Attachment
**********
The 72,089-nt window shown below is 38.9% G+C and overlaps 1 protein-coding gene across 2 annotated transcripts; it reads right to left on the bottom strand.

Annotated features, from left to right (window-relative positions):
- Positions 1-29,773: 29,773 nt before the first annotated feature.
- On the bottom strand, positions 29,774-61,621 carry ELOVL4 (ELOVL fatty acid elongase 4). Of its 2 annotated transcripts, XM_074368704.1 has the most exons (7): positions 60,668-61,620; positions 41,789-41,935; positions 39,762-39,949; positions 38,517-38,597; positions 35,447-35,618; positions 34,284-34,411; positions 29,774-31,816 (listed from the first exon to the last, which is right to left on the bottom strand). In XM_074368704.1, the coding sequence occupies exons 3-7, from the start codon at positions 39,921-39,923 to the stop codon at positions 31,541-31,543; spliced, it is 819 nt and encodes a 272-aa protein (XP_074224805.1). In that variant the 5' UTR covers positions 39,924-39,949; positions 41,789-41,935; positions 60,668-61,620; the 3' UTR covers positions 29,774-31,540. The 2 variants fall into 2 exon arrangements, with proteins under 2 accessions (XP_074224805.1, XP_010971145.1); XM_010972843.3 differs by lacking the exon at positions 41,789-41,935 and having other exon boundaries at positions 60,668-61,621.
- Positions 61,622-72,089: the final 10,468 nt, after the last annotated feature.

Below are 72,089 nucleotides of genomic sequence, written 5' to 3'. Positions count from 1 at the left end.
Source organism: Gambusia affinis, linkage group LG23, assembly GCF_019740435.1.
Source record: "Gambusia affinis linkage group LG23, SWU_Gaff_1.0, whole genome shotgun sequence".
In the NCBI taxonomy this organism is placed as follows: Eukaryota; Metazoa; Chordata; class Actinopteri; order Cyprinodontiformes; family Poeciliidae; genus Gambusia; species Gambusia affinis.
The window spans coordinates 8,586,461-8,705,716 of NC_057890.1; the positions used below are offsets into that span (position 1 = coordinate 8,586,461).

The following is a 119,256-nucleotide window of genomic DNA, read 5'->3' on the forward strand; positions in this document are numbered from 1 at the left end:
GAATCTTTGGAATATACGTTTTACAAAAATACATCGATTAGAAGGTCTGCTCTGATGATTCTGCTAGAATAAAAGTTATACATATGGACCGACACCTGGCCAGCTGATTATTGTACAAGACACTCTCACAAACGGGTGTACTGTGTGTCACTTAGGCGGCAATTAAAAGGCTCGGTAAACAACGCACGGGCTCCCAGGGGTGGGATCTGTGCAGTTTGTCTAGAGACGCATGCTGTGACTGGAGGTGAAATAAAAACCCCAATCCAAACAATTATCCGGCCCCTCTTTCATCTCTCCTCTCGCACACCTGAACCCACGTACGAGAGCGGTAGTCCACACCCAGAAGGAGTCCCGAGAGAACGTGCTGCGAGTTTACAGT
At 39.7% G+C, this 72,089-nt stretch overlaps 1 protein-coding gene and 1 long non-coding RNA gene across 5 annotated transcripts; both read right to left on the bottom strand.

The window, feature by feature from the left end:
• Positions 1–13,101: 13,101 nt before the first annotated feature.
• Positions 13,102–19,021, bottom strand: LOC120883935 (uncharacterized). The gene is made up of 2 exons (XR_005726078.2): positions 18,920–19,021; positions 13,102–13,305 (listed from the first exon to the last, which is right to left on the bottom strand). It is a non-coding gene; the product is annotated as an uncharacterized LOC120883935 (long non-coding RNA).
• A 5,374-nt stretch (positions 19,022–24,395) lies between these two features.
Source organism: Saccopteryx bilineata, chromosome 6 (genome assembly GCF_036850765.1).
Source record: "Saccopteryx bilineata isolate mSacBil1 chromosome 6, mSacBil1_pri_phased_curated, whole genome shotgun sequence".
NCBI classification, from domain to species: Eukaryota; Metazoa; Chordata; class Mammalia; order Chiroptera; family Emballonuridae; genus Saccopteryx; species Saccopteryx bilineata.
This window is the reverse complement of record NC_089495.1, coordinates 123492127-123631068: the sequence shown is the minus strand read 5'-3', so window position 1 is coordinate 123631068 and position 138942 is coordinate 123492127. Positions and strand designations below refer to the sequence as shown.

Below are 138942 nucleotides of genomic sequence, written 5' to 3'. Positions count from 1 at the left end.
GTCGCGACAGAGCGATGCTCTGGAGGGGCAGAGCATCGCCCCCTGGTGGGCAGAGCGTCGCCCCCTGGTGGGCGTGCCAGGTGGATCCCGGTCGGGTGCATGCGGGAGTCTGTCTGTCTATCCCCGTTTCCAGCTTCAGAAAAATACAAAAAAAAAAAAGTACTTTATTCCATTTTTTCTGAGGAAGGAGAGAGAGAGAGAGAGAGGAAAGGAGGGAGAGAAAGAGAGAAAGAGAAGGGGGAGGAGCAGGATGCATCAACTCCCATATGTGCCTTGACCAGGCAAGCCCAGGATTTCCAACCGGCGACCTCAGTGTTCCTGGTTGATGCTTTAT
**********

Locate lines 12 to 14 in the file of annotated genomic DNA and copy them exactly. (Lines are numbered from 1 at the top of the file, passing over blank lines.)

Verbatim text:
GAATCTTTGGAATATACGTTTTACAAAAATACATCGATTAGAAGGTCTGCTCTGATGATTCTGCTAGAATAAAAGTTATACATATGGACCGACACCTGGCCAGCTGATTATTGTACAAGACACTCTCACAAACGGGTGTACTGTGTGTCACTTAGGCGGCAATTAAAAGGCTCGGTAAACAACGCACGGGCTCCCAGGGGTGGGATCTGTGCAGTTTGTCTAGAGACGCATGCTGTGACTGGAGGTGAAATAAAAACCCCAATCCAAACAATTATCCGGCCCCTCTTTCATCTCTCCTCTCGCACACCTGAACCCACGTACGAGAGCGGTAGTCCACACCCAGAAGGAGTCCCGAGAGAACGTGCTGCGAGTTTACAGT
At 39.7% G+C, this 72,089-nt stretch overlaps 1 protein-coding gene and 1 long non-coding RNA gene across 5 annotated transcripts; both read right to left on the bottom strand.

The window, feature by feature from the left end: